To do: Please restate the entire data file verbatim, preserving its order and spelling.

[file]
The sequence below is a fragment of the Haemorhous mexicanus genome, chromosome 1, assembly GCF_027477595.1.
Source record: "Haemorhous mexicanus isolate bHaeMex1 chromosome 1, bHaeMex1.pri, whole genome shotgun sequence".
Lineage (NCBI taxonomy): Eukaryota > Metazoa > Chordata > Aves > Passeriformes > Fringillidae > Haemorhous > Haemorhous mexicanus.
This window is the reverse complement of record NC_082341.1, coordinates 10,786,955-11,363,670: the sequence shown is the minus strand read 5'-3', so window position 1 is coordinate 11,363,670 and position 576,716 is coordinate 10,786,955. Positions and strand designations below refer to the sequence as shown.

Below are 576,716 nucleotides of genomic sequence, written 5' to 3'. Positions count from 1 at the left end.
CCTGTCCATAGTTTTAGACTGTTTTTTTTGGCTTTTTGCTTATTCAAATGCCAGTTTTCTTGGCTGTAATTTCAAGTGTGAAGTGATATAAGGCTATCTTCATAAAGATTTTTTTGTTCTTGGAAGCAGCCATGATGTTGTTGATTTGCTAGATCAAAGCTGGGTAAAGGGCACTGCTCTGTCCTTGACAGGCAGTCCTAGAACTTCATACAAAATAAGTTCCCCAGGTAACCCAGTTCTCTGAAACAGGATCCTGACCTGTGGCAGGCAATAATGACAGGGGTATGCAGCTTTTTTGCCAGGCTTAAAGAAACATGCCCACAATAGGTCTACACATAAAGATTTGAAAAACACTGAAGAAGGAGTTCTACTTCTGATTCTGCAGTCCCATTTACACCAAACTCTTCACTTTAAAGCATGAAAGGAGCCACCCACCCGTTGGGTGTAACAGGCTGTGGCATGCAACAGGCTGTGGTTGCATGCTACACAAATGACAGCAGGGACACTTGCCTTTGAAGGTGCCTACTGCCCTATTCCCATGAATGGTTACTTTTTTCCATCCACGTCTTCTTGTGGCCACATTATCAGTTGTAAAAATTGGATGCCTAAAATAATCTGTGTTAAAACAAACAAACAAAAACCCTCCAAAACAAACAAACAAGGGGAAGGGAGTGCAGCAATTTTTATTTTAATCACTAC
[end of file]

The sequence below is a fragment of the Haemorhous mexicanus genome, chromosome 1, assembly GCF_027477595.1.
Source record: "Haemorhous mexicanus isolate bHaeMex1 chromosome 1, bHaeMex1.pri, whole genome shotgun sequence".
Lineage (NCBI taxonomy): Eukaryota > Metazoa > Chordata > Aves > Passeriformes > Fringillidae > Haemorhous > Haemorhous mexicanus.
This window is the reverse complement of record NC_082341.1, coordinates 10,786,955-11,363,670: the sequence shown is the minus strand read 5'-3', so window position 1 is coordinate 11,363,670 and position 576,716 is coordinate 10,786,955. Positions and strand designations below refer to the sequence as shown.

Below are 576,716 nucleotides of genomic sequence, written 5' to 3'. Positions count from 1 at the left end.
CCTGTCCATAGTTTTAGACTGTTTTTTTTGGCTTTTTGCTTATTCAAATGCCAGTTTTCTTGGCTGTAATTTCAAGTGTGAAGTGATATAAGGCTATCTTCATAAAGATTTTTTTGTTCTTGGAAGCAGCCATGATGTTGTTGATTTGCTAGATCAAAGCTGGGTAAAGGGCACTGCTCTGTCCTTGACAGGCAGTCCTAGAACTTCATACAAAATAAGTTCCCCAGGTAACCCAGTTCTCTGAAACAGGATCCTGACCTGTGGCAGGCAATAATGACAGGGGTATGCAGCTTTTTTGCCAGGCTTAAAGAAACATGCCCACAATAGGTCTACACATAAAGATTTGAAAAACACTGAAGAAGGAGTTCTACTTCTGATTCTGCAGTCCCATTTACACCAAACTCTTCACTTTAAAGCATGAAAGGAGCCACCCACCCGTTGGGTGTAACAGGCTGTGGCATGCAACAGGCTGTGGTTGCATGCTACACAAATGACAGCAGGGACACTTGCCTTTGAAGGTGCCTACTGCCCTATTCCCATGAATGGTTACTTTTTTCCATCCACGTCTTCTTGTGGCCACATTATCAGTTGTAAAAATTGGATGCCTAAAATAATCTGTGTTAAAACAAACAAACAAAAACCCTCCAAAACAAACAAACAAGGGGAAGGGAGTGCAGCAATTTTTATTTTAATCACTAC